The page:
LOS ANGELES — Los Angeles County prosecutors said Tuesday they'll seek to retry five former officials in the city of Bell who were accused of corruption and overpaying themselves with public funds.
Prosecutors want the retrial after jurors in March issued a mixed verdict for former officials in the scandal-plagued Los Angeles suburb, and the judge declared a mistrial on some counts, said Los Angeles County District Attorney's Office spokeswoman Jean Guccione.
The former mayor and four former Bell council members were convicted of stealing city funds by creating a bogus trash board to help pad their part-time salaries to nearly $100,000. However, the panel of seven women and five men acquitted the defendants of some counts and were deadlocked 9-3 in favor of guilt on others.
Prosecutors said city officials should have been earning closer to $8,000 a year, but they boosted their pay by serving on boards that hardly ever met and nearly bankrupted the city. One in six of Bell's 40,000 residents lives in poverty.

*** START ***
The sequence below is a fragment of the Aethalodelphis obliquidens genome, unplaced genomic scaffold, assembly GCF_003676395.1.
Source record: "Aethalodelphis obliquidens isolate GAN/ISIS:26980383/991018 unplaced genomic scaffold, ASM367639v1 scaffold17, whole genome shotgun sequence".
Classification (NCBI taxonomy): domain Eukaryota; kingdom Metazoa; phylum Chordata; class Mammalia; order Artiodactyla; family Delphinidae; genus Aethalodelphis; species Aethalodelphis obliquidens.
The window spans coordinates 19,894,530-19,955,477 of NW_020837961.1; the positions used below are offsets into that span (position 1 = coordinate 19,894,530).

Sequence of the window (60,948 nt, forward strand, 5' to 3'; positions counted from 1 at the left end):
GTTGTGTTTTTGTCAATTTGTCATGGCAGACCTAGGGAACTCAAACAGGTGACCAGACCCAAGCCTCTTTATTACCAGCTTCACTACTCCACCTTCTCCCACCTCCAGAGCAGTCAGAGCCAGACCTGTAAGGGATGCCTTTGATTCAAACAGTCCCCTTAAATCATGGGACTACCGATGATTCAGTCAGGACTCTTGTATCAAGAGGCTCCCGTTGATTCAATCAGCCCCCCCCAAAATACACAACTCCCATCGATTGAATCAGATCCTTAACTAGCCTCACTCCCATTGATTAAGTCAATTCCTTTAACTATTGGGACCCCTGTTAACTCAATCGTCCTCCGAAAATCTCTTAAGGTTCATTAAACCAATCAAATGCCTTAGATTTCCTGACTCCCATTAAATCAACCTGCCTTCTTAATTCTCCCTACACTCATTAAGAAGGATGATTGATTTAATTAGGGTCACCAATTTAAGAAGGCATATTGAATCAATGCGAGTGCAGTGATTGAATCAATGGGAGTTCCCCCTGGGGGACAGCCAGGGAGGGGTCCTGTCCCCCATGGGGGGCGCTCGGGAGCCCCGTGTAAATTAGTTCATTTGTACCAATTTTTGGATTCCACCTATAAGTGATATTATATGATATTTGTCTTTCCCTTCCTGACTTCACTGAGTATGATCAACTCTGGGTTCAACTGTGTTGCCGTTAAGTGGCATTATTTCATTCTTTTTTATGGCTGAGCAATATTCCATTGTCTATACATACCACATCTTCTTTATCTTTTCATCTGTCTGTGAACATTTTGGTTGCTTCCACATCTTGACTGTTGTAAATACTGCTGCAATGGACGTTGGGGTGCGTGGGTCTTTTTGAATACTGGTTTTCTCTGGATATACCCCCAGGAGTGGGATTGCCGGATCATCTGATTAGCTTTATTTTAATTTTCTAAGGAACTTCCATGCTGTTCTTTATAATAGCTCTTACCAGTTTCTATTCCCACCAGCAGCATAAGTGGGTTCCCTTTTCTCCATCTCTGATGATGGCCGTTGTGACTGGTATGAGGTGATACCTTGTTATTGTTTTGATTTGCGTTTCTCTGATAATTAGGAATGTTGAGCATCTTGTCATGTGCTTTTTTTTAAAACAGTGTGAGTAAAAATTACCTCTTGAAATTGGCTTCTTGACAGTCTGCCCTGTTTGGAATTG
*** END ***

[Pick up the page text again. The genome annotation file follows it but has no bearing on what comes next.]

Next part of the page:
The case involving the modest 2 1/2-square-mile city became a national symbol of political greed.
Deliberations had dragged on for 19 days — almost as long as trial testimony — and the jury seemed troubled at times during the case.
Right as deliberations were beginning, a tearful juror claimed she was being harassed by other members, and was excused for having her daughter research juror coercion. She was replaced by an alternate.
Notes from other jurors later asked to withdraw a guilty verdict and hinted at bad behavior among members before a judge declared a mistrial on about half of the counts of misappropriating public funds.
"It seems to me all hell has broken loose," Superior Court Judge Kathleen Kennedy had told attorneys after receiving the final juror note.
Another former official was acquitted of all charges. Guccione says prosecutors don't plan to challenge that decision.